Techno- functional – unique to the profession, for e.g., an accountant needs to know accounting techniques, a software programmer needs to know programming languages etc. These competencies are acquired, and are typically impacted by learning and experience. 

    Cognitive - Behavioural – this includes the innate traits / talents / abilities as well as acquired skills and capabilities For e.g. – intellect, logical reasoning ability, drive for results, emotional self-control, etc. 

Of these 3 dimensions, cognitive - behavioural competence has a huge impact on performance, at times even greater than techno-functional, and the manager must have an excellent understanding of this to be able to manage an individual effectively.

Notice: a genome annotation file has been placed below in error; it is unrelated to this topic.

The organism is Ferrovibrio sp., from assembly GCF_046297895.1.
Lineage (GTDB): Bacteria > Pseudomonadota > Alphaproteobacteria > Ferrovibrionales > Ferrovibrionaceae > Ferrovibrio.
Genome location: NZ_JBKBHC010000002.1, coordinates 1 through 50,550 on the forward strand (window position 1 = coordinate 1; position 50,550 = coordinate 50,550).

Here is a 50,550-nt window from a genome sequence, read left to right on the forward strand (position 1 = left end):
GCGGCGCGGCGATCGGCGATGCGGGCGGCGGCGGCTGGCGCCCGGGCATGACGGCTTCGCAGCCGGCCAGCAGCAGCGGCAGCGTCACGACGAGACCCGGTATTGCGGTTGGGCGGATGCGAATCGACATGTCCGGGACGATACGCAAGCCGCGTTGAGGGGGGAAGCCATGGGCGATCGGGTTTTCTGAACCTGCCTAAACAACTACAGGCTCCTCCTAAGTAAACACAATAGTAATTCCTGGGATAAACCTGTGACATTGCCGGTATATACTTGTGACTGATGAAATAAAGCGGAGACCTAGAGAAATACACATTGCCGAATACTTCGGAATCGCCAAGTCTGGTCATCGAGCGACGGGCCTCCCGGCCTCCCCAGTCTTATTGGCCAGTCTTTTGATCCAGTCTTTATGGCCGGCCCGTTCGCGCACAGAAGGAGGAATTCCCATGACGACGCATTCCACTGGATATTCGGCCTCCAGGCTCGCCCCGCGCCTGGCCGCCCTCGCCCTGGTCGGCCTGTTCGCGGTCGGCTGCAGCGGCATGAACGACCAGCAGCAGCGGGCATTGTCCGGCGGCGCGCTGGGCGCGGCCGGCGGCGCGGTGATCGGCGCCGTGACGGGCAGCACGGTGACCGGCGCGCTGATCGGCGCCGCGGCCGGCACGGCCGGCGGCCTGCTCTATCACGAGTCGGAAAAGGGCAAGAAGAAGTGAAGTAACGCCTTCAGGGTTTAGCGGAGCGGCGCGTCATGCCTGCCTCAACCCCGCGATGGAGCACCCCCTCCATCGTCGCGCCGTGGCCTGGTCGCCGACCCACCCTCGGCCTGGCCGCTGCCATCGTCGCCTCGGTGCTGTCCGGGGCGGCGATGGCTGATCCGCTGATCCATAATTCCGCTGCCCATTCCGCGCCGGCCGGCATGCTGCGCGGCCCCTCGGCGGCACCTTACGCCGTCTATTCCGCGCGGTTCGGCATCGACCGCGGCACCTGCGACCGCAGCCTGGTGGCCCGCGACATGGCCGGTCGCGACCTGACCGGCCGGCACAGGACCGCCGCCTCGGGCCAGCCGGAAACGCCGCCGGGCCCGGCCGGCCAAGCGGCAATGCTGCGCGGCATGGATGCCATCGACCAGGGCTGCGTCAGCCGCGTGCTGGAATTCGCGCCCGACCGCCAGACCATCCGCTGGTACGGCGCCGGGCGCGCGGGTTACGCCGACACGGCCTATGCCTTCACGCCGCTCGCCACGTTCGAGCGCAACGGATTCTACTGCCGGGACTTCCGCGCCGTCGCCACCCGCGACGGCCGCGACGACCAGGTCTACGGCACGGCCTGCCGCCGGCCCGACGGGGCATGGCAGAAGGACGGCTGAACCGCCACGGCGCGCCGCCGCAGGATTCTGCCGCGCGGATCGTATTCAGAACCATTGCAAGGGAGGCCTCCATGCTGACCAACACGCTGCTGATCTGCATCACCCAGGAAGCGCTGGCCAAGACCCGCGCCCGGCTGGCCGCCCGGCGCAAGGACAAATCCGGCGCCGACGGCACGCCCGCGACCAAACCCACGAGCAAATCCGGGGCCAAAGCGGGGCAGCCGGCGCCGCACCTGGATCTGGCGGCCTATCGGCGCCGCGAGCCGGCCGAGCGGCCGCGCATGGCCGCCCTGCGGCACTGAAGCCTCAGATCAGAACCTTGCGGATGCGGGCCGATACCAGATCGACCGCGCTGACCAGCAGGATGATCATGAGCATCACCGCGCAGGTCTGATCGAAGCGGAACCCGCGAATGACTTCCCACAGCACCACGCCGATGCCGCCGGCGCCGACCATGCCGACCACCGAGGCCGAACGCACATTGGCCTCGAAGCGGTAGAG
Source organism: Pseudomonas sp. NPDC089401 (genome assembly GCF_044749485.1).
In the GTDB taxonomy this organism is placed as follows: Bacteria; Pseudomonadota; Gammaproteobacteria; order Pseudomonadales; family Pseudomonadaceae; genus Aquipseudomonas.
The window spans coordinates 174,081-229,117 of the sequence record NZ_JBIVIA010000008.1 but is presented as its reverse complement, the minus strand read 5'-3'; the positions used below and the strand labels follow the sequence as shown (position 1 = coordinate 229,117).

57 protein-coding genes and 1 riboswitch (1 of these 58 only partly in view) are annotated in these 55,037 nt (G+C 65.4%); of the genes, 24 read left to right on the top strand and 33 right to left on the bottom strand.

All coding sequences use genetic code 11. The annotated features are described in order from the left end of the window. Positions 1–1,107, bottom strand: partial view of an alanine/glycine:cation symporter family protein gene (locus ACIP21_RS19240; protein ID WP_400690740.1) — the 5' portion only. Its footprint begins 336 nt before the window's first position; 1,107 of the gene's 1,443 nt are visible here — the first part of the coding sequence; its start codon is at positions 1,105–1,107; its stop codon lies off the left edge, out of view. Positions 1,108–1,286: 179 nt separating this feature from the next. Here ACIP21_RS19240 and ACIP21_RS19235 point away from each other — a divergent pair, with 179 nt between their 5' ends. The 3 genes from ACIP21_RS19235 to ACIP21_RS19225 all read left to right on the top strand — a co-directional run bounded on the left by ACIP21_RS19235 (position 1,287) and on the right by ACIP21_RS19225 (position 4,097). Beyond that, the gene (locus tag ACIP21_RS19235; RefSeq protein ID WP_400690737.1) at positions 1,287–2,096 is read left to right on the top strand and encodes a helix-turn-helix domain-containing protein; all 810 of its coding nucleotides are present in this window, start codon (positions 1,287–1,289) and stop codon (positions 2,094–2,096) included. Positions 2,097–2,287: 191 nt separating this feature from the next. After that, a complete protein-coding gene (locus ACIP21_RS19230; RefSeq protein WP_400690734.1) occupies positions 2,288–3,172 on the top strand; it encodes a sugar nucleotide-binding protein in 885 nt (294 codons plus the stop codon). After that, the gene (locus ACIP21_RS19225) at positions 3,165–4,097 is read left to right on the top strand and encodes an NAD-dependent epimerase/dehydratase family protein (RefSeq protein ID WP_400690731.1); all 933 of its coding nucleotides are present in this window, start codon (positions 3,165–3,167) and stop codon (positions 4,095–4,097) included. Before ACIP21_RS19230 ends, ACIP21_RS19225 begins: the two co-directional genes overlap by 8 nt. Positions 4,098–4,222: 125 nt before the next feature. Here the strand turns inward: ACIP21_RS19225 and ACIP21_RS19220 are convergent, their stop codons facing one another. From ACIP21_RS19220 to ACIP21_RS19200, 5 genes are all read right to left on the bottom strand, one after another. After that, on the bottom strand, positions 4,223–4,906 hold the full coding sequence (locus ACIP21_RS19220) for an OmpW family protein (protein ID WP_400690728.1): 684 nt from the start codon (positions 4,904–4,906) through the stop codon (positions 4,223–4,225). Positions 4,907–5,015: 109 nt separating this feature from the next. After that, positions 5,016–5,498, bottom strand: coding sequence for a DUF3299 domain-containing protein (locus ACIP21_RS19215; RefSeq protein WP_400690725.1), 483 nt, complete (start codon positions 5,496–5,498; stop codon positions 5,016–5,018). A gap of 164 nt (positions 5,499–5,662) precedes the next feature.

MANAGING ACCORDING TO COGNITIVE-BEHAVIOURAL PROFILE

Besides integrity (a non-negotiable requirement), there are 3 fundamental competencies within the cognitive - behavioural competence set that are strongly related to high performance. There will be differences in the strength of each competency required for different jobs, and there are many sub-competencies within each of these competencies. However, broadly speaking, if a manager is able to understand the individual’s proficiency in these 3 competencies, he will get a good grasp of the individual’s cognitive - behavioural competence, including his strengths and weaknesses.

 

Emotional Intelligence has 2 components (as per Daniel Goleman’s model)

3a – Self awareness & Self Management